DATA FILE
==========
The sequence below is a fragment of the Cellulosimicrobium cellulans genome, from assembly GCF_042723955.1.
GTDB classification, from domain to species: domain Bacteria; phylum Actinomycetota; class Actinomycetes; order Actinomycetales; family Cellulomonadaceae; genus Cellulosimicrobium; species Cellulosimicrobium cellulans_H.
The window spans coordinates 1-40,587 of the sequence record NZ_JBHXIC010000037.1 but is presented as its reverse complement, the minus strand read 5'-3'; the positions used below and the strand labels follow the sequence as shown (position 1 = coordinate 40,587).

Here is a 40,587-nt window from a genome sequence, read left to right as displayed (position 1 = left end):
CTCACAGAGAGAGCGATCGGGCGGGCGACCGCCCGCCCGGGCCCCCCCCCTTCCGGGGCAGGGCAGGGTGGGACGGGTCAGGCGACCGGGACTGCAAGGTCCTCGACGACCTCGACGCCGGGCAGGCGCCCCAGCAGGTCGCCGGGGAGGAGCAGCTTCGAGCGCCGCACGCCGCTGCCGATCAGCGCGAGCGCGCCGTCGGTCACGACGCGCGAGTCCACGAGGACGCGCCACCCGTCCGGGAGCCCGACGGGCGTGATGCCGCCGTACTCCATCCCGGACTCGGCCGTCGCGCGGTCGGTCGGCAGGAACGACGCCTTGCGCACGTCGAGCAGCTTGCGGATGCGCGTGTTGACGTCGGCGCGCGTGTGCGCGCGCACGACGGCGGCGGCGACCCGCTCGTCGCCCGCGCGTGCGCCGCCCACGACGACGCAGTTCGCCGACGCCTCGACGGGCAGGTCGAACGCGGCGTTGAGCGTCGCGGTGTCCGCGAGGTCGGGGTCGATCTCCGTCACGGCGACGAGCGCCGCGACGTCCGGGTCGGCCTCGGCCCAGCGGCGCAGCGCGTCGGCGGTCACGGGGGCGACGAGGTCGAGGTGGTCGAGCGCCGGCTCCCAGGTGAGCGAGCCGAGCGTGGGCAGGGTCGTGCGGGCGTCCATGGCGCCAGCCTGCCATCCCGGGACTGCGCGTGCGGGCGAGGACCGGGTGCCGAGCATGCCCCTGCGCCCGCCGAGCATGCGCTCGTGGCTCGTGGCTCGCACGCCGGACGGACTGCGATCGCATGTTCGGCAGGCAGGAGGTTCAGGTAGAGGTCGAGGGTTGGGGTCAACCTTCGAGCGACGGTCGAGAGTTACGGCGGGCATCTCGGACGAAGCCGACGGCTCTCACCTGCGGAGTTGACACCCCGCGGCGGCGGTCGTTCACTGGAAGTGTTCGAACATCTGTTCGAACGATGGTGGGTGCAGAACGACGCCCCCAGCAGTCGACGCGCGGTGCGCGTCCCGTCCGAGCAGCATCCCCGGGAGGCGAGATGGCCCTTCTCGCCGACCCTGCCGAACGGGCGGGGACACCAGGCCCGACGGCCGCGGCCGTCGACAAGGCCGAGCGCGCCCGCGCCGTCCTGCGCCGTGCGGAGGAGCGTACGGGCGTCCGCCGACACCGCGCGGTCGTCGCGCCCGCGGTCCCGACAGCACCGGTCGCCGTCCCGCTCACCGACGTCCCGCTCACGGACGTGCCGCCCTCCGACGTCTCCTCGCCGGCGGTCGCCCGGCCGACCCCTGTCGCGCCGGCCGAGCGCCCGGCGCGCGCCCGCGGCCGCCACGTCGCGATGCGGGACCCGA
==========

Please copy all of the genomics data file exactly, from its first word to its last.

The sequence below is a fragment of the Cellulosimicrobium cellulans genome, from assembly GCF_042723955.1.
GTDB classification, from domain to species: domain Bacteria; phylum Actinomycetota; class Actinomycetes; order Actinomycetales; family Cellulomonadaceae; genus Cellulosimicrobium; species Cellulosimicrobium cellulans_H.
The window spans coordinates 1-40,587 of the sequence record NZ_JBHXIC010000037.1 but is presented as its reverse complement, the minus strand read 5'-3'; the positions used below and the strand labels follow the sequence as shown (position 1 = coordinate 40,587).

Here is a 40,587-nt window from a genome sequence, read left to right as displayed (position 1 = left end):
CTCACAGAGAGAGCGATCGGGCGGGCGACCGCCCGCCCGGGCCCCCCCCCTTCCGGGGCAGGGCAGGGTGGGACGGGTCAGGCGACCGGGACTGCAAGGTCCTCGACGACCTCGACGCCGGGCAGGCGCCCCAGCAGGTCGCCGGGGAGGAGCAGCTTCGAGCGCCGCACGCCGCTGCCGATCAGCGCGAGCGCGCCGTCGGTCACGACGCGCGAGTCCACGAGGACGCGCCACCCGTCCGGGAGCCCGACGGGCGTGATGCCGCCGTACTCCATCCCGGACTCGGCCGTCGCGCGGTCGGTCGGCAGGAACGACGCCTTGCGCACGTCGAGCAGCTTGCGGATGCGCGTGTTGACGTCGGCGCGCGTGTGCGCGCGCACGACGGCGGCGGCGACCCGCTCGTCGCCCGCGCGTGCGCCGCCCACGACGACGCAGTTCGCCGACGCCTCGACGGGCAGGTCGAACGCGGCGTTGAGCGTCGCGGTGTCCGCGAGGTCGGGGTCGATCTCCGTCACGGCGACGAGCGCCGCGACGTCCGGGTCGGCCTCGGCCCAGCGGCGCAGCGCGTCGGCGGTCACGGGGGCGACGAGGTCGAGGTGGTCGAGCGCCGGCTCCCAGGTGAGCGAGCCGAGCGTGGGCAGGGTCGTGCGGGCGTCCATGGCGCCAGCCTGCCATCCCGGGACTGCGCGTGCGGGCGAGGACCGGGTGCCGAGCATGCCCCTGCGCCCGCCGAGCATGCGCTCGTGGCTCGTGGCTCGCACGCCGGACGGACTGCGATCGCATGTTCGGCAGGCAGGAGGTTCAGGTAGAGGTCGAGGGTTGGGGTCAACCTTCGAGCGACGGTCGAGAGTTACGGCGGGCATCTCGGACGAAGCCGACGGCTCTCACCTGCGGAGTTGACACCCCGCGGCGGCGGTCGTTCACTGGAAGTGTTCGAACATCTGTTCGAACGATGGTGGGTGCAGAACGACGCCCCCAGCAGTCGACGCGCGGTGCGCGTCCCGTCCGAGCAGCATCCCCGGGAGGCGAGATGGCCCTTCTCGCCGACCCTGCCGAACGGGCGGGGACACCAGGCCCGACGGCCGCGGCCGTCGACAAGGCCGAGCGCGCCCGCGCCGTCCTGCGCCGTGCGGAGGAGCGTACGGGCGTCCGCCGACACCGCGCGGTCGTCGCGCCCGCGGTCCCGACAGCACCGGTCGCCGTCCCGCTCACCGACGTCCCGCTCACGGACGTGCCGCCCTCCGACGTCTCCTCGCCGGCGGTCGCCCGGCCGACCCCTGTCGCGCCGGCCGAGCGCCCGGCGCGCGCCCGCGGCCGCCACGTCGCGATGCGGGACCCGA